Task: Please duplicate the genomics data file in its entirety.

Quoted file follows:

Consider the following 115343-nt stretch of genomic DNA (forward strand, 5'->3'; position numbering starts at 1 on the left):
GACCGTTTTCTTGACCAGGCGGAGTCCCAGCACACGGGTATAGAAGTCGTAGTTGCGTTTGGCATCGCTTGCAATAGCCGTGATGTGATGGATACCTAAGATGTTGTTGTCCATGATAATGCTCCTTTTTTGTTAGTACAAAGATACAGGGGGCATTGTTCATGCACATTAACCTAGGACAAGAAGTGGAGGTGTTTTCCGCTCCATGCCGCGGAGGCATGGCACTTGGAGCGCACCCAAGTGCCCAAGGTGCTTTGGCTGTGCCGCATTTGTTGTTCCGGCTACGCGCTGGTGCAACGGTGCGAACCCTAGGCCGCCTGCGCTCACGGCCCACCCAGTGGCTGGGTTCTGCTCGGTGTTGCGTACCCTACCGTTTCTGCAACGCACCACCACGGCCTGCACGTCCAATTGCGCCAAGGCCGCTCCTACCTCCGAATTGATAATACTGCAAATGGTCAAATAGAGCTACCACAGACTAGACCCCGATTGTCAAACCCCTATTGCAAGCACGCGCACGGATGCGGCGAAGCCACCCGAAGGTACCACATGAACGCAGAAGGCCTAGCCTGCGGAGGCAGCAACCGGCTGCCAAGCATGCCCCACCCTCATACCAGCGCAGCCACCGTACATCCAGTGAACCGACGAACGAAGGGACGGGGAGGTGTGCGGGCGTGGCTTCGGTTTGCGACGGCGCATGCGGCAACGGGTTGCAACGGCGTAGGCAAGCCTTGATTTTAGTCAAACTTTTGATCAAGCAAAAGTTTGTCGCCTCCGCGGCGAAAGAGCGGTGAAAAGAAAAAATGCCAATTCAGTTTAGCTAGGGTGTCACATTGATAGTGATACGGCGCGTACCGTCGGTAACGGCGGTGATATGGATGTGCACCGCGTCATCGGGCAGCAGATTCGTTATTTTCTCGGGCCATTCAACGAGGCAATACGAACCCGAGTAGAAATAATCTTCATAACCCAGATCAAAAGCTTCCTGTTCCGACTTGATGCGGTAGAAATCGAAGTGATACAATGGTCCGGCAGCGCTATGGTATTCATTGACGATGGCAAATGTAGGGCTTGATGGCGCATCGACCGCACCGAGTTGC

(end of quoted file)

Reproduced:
Consider the following 115343-nt stretch of genomic DNA (forward strand, 5'->3'; position numbering starts at 1 on the left):
GACCGTTTTCTTGACCAGGCGGAGTCCCAGCACACGGGTATAGAAGTCGTAGTTGCGTTTGGCATCGCTTGCAATAGCCGTGATGTGATGGATACCTAAGATGTTGTTGTCCATGATAATGCTCCTTTTTTGTTAGTACAAAGATACAGGGGGCATTGTTCATGCACATTAACCTAGGACAAGAAGTGGAGGTGTTTTCCGCTCCATGCCGCGGAGGCATGGCACTTGGAGCGCACCCAAGTGCCCAAGGTGCTTTGGCTGTGCCGCATTTGTTGTTCCGGCTACGCGCTGGTGCAACGGTGCGAACCCTAGGCCGCCTGCGCTCACGGCCCACCCAGTGGCTGGGTTCTGCTCGGTGTTGCGTACCCTACCGTTTCTGCAACGCACCACCACGGCCTGCACGTCCAATTGCGCCAAGGCCGCTCCTACCTCCGAATTGATAATACTGCAAATGGTCAAATAGAGCTACCACAGACTAGACCCCGATTGTCAAACCCCTATTGCAAGCACGCGCACGGATGCGGCGAAGCCACCCGAAGGTACCACATGAACGCAGAAGGCCTAGCCTGCGGAGGCAGCAACCGGCTGCCAAGCATGCCCCACCCTCATACCAGCGCAGCCACCGTACATCCAGTGAACCGACGAACGAAGGGACGGGGAGGTGTGCGGGCGTGGCTTCGGTTTGCGACGGCGCATGCGGCAACGGGTTGCAACGGCGTAGGCAAGCCTTGATTTTAGTCAAACTTTTGATCAAGCAAAAGTTTGTCGCCTCCGCGGCGAAAGAGCGGTGAAAAGAAAAAATGCCAATTCAGTTTAGCTAGGGTGTCACATTGATAGTGATACGGCGCGTACCGTCGGTAACGGCGGTGATATGGATGTGCACCGCGTCATCGGGCAGCAGATTCGTTATTTTCTCGGGCCATTCAACGAGGCAATACGAACCCGAGTAGAAATAATCTTCATAACCCAGATCAAAAGCTTCCTGTTCCGACTTGATGCGGTAGAAATCGAAGTGATACAATGGTCCGGCAGCGCTATGGTATTCATTGACGATGGCAAATGTAGGGCTTGATGGCGCATCGACCGCACCGAGTTGC